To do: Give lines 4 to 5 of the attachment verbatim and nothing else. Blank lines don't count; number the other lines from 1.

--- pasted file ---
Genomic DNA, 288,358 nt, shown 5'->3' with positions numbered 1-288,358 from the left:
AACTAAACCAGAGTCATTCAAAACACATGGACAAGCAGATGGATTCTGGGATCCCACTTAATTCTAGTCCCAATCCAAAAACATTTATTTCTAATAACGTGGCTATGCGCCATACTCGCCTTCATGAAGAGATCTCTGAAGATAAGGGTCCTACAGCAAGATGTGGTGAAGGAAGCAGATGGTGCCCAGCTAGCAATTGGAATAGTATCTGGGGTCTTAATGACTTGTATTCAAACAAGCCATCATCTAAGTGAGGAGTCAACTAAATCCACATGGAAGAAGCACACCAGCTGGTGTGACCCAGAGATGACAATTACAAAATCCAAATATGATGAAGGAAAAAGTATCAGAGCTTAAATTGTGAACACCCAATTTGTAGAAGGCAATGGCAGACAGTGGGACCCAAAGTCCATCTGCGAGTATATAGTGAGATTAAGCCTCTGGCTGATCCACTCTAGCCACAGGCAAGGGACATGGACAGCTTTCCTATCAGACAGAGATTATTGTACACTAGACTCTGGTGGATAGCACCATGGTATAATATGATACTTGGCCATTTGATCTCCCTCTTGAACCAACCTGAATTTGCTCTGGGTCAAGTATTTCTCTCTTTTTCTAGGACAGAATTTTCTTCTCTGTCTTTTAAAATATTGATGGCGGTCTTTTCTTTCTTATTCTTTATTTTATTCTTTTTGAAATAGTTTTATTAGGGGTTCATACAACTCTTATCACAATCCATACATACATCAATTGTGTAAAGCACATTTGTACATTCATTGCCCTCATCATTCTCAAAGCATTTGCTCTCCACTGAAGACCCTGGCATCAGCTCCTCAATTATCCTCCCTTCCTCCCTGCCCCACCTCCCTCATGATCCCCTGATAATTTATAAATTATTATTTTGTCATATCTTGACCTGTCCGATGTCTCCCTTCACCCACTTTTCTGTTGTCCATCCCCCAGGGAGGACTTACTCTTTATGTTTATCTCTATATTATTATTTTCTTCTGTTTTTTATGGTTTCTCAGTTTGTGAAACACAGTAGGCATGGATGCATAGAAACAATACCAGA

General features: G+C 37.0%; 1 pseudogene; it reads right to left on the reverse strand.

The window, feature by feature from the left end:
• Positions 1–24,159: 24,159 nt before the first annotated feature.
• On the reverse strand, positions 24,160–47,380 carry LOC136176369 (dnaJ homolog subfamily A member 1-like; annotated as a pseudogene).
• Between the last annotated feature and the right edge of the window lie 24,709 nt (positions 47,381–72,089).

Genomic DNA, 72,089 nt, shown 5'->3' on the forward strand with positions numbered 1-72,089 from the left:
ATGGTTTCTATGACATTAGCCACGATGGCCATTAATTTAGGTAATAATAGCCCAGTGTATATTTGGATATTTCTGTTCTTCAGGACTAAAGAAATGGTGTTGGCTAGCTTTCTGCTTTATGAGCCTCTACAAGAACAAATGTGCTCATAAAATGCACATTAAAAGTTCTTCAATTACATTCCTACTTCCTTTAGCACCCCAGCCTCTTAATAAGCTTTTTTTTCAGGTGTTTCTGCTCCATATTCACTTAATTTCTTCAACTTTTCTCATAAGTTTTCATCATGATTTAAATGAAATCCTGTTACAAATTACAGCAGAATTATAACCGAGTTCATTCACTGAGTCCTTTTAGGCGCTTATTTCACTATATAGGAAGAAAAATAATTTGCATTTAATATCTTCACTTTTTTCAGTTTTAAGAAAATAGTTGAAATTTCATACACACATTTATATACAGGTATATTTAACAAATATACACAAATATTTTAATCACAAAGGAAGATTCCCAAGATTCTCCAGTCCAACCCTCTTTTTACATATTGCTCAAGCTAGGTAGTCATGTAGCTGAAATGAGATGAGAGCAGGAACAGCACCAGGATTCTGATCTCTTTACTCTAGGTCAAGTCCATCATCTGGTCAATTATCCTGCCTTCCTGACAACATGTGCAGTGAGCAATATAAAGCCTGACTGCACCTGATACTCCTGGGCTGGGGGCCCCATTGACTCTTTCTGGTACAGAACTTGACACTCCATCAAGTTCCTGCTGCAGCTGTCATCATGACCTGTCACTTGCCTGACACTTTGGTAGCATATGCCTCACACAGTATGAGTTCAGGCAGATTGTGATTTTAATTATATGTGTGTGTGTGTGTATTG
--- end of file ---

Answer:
The window, feature by feature from the left end:
• Positions 1–24,159: 24,159 nt before the first annotated feature.